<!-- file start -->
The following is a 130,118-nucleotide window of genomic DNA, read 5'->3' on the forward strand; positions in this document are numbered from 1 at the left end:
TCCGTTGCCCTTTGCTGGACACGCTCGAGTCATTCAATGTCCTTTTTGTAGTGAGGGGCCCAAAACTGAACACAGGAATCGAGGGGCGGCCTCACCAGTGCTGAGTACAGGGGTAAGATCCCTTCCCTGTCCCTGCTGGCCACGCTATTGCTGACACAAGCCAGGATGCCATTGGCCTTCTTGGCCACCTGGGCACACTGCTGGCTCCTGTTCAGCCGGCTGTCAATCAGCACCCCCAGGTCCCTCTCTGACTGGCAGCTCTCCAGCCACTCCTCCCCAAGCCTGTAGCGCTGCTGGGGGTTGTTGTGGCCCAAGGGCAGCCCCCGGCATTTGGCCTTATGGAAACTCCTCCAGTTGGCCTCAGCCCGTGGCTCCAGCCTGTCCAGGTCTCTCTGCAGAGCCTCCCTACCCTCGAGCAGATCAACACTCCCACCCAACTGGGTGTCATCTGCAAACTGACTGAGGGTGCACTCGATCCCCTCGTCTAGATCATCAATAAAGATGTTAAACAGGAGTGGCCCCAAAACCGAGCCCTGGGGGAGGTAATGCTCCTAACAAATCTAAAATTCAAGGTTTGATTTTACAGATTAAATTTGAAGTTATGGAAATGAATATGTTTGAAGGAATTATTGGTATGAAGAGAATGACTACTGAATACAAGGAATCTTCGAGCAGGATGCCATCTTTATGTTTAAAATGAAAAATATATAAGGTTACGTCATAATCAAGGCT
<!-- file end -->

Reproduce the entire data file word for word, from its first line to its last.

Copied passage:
The following is a 130,118-nucleotide window of genomic DNA, read 5'->3' on the forward strand; positions in this document are numbered from 1 at the left end:
TCCGTTGCCCTTTGCTGGACACGCTCGAGTCATTCAATGTCCTTTTTGTAGTGAGGGGCCCAAAACTGAACACAGGAATCGAGGGGCGGCCTCACCAGTGCTGAGTACAGGGGTAAGATCCCTTCCCTGTCCCTGCTGGCCACGCTATTGCTGACACAAGCCAGGATGCCATTGGCCTTCTTGGCCACCTGGGCACACTGCTGGCTCCTGTTCAGCCGGCTGTCAATCAGCACCCCCAGGTCCCTCTCTGACTGGCAGCTCTCCAGCCACTCCTCCCCAAGCCTGTAGCGCTGCTGGGGGTTGTTGTGGCCCAAGGGCAGCCCCCGGCATTTGGCCTTATGGAAACTCCTCCAGTTGGCCTCAGCCCGTGGCTCCAGCCTGTCCAGGTCTCTCTGCAGAGCCTCCCTACCCTCGAGCAGATCAACACTCCCACCCAACTGGGTGTCATCTGCAAACTGACTGAGGGTGCACTCGATCCCCTCGTCTAGATCATCAATAAAGATGTTAAACAGGAGTGGCCCCAAAACCGAGCCCTGGGGGAGGTAATGCTCCTAACAAATCTAAAATTCAAGGTTTGATTTTACAGATTAAATTTGAAGTTATGGAAATGAATATGTTTGAAGGAATTATTGGTATGAAGAGAATGACTACTGAATACAAGGAATCTTCGAGCAGGATGCCATCTTTATGTTTAAAATGAAAAATATATAAGGTTACGTCATAATCAAGGCT